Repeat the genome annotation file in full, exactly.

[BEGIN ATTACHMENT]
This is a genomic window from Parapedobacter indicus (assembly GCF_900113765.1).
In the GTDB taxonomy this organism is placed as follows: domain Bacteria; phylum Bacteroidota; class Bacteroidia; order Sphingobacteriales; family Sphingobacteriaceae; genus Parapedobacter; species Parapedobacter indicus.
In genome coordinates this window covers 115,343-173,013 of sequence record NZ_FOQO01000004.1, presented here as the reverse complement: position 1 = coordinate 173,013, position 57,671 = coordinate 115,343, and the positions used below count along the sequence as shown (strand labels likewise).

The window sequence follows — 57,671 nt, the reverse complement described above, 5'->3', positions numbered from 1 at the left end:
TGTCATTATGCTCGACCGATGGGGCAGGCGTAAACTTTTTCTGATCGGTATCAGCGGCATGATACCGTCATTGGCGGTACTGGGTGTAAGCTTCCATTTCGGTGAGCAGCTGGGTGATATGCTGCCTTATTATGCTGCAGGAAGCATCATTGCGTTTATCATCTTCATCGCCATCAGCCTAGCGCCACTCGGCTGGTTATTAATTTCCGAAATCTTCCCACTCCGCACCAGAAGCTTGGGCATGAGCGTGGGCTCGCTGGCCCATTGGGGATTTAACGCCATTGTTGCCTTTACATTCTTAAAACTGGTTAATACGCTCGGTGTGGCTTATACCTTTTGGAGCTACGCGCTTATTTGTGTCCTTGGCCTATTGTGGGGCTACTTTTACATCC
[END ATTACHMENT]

This is a genomic window from Parapedobacter indicus (assembly GCF_900113765.1).
In the GTDB taxonomy this organism is placed as follows: domain Bacteria; phylum Bacteroidota; class Bacteroidia; order Sphingobacteriales; family Sphingobacteriaceae; genus Parapedobacter; species Parapedobacter indicus.
In genome coordinates this window covers 115,343-173,013 of sequence record NZ_FOQO01000004.1, presented here as the reverse complement: position 1 = coordinate 173,013, position 57,671 = coordinate 115,343, and the positions used below count along the sequence as shown (strand labels likewise).

The window sequence follows — 57,671 nt, the reverse complement described above, 5'->3', positions numbered from 1 at the left end:
TGTCATTATGCTCGACCGATGGGGCAGGCGTAAACTTTTTCTGATCGGTATCAGCGGCATGATACCGTCATTGGCGGTACTGGGTGTAAGCTTCCATTTCGGTGAGCAGCTGGGTGATATGCTGCCTTATTATGCTGCAGGAAGCATCATTGCGTTTATCATCTTCATCGCCATCAGCCTAGCGCCACTCGGCTGGTTATTAATTTCCGAAATCTTCCCACTCCGCACCAGAAGCTTGGGCATGAGCGTGGGCTCGCTGGCCCATTGGGGATTTAACGCCATTGTTGCCTTTACATTCTTAAAACTGGTTAATACGCTCGGTGTGGCTTATACCTTTTGGAGCTACGCGCTTATTTGTGTCCTTGGCCTATTGTGGGGCTACTTTTACATCC